Sanguine Town: Westby Ravensdale - The Lady in Grey

Westby Ravensdale is an eccentric private investigator in Sanguine Town with an ability that sets him apart from all others. He is capable of analysing a situation and coming up with an answer in seconds, making the secret weapon of both the Police and the matter how much he may frustrate them. With his helpful companion, George Malcolm, Westby faces up to any and all fascinating cases, bringing his unique methods to play. --- "The Lady in Grey" is the first in a series of Westby Ravensdale stories. George Malcolm is introduced to the detective, and is thrown head first into a case involving a mysterious spectral lady. --- Confession: Inspired by Sherlock Holmes. Largely a placement of Sherlock into a Supernatural setting. --- Thanks to Christie_xx for the cover drawing.


5. An Unexpected Phone Call

It took me close to an hour to finally get the last box into my bedroom, and I still hadn’t moved the cello from its place next to the stairs. Fortunately, I didn’t need to, as on what was to be my penultimate trip down the stairs, I saw Westby inspecting the cello in the living room.

“I say, George, this is a fine cello,” he commented, gently plucking one of the strings, and smiling at the sound it produced. “I hope that one day you consider playing a duet with me. In respect to that proposition, I ask that we keep the cello in this room.”

I nodded in accord and moved to sit down on the sofa, as Westby placed my cello against the wall. I did not speak, feeling too tired to utter a sound, and felt my eyes close.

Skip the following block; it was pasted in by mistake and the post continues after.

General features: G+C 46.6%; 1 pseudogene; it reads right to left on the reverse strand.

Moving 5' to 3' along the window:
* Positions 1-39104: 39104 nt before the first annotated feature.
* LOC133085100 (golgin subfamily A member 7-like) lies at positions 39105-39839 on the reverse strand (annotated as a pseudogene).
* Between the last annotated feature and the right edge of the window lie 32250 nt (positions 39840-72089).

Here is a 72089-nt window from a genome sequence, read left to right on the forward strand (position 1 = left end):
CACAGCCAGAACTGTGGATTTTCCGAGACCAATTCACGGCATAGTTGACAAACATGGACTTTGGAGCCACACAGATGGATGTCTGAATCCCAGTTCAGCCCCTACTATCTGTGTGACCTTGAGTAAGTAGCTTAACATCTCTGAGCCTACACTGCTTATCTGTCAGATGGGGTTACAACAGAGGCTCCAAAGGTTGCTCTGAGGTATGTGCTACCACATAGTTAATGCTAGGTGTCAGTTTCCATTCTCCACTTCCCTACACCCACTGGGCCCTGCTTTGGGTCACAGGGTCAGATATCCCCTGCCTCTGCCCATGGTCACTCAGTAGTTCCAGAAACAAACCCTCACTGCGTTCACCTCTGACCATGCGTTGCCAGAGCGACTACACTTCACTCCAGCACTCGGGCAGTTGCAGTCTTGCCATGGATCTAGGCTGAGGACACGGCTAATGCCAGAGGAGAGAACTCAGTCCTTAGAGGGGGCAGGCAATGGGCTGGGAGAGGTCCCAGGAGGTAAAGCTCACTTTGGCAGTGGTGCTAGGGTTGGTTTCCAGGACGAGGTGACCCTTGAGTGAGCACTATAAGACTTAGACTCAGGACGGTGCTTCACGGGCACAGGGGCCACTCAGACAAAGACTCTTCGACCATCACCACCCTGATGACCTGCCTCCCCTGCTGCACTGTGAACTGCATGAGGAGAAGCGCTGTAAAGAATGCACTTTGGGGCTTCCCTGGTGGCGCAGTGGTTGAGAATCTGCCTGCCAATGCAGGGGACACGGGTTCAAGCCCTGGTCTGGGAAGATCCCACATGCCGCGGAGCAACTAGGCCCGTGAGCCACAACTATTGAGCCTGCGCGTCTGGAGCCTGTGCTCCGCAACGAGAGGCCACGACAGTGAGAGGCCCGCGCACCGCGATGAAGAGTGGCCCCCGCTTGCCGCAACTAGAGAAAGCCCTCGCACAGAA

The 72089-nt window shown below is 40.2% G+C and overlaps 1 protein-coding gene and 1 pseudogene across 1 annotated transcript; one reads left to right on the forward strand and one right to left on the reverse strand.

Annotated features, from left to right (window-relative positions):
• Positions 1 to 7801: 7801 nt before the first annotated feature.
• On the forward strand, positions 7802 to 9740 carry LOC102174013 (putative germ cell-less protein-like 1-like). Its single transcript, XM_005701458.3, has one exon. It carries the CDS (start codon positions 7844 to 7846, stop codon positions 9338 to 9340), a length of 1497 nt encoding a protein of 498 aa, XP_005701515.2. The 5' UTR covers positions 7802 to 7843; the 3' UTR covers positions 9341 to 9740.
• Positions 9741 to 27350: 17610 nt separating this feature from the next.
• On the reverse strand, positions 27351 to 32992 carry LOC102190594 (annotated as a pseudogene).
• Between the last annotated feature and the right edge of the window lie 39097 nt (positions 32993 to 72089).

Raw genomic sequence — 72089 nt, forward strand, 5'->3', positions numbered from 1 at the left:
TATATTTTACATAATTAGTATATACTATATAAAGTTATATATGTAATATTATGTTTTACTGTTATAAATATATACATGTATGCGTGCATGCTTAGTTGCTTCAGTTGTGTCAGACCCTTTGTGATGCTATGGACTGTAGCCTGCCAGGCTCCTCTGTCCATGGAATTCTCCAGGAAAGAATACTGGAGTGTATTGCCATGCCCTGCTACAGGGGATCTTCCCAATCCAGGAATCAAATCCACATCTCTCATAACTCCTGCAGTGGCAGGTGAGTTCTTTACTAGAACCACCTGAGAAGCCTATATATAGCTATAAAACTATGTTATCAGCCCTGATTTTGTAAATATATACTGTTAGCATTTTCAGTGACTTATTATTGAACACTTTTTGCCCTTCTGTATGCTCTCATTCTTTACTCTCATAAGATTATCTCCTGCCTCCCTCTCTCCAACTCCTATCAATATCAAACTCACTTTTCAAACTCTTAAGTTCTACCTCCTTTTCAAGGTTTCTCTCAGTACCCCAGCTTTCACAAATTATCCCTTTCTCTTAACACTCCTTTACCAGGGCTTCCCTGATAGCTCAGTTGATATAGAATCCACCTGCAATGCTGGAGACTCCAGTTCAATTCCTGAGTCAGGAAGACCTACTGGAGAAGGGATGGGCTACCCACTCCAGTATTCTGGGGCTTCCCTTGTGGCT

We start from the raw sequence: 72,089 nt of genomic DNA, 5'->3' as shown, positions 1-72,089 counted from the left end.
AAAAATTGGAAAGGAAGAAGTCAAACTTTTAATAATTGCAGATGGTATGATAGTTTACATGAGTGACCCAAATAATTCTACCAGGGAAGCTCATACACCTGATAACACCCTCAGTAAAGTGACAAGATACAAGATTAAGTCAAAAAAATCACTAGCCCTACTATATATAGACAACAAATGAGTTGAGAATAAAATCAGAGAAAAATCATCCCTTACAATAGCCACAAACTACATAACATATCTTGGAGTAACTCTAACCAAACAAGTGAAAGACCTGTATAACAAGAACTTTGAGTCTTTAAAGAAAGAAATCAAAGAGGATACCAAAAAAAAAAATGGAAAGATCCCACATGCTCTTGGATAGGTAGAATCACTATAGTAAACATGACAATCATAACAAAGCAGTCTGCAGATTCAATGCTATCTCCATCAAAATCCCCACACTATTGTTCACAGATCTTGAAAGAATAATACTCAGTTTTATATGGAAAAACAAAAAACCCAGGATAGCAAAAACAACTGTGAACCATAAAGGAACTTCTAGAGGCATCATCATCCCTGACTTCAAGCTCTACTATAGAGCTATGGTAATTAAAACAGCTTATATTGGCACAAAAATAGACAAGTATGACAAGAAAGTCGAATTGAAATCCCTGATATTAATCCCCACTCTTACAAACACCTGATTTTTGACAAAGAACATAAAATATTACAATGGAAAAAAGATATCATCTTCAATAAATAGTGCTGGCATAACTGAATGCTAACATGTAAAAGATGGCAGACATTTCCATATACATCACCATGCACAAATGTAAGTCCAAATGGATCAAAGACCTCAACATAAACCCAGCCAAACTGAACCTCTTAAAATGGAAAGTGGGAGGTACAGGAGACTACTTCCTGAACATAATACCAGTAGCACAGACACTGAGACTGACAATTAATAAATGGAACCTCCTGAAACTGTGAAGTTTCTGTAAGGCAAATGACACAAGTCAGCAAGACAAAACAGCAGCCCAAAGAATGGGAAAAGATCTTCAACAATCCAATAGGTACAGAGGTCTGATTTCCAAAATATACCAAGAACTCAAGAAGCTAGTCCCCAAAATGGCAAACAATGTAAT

I am unsure whether I fell asleep, but my eyes opened when Westby asked, “Are you familiar with ‘La Musica Notturna delle Strade di Madrid. No. 6, Op. 30’ by Boccherini?”

“Excuse me?”

“Are you familiar with it? It is quite a favourite of mine.”

I opened my mouth, and then paused, playing the name over in my head. Finally, the tune presented itself, and I hummed it out.

“Ah, yes. That’s the one, indeed. Now…can you play it?”

I ceased my humming and regarded Westby for a moment. “I have never tried. Besides. I do not know the notes.”

“Then you must find them out,” Westby said, decisively. He stood up and went to the window once again. “Such a song…” He left his sentence unfinished, and disappeared into the kitchen.

I simply sat, still adjusting to this new home that already had been filled with our property. I had only been here a couple of hours, and already my boxes were ready to be unpacked.

“Are you hungry?” Westby asked, his voice muffled.

“Do we have any food?”

“We have bread…and a cabbage…”

“Is that all?” I asked, sighing. “Have you not gone shopping?”

Westby laughed. “I thought of everything except food.”

I sighed, stood up and went to the doorway. I saw him standing at the fridge holding a loaf of bread and the cabbage, inspecting them. “What are you doing?”

“Making sure they’re in a good state. I only bought them today, but food can be very temperamental.”

“I suppose I’ll be in charge of food then,” I muttered. I saw Westby was about to reply, when the sound of ringing suddenly sounded from his pocket.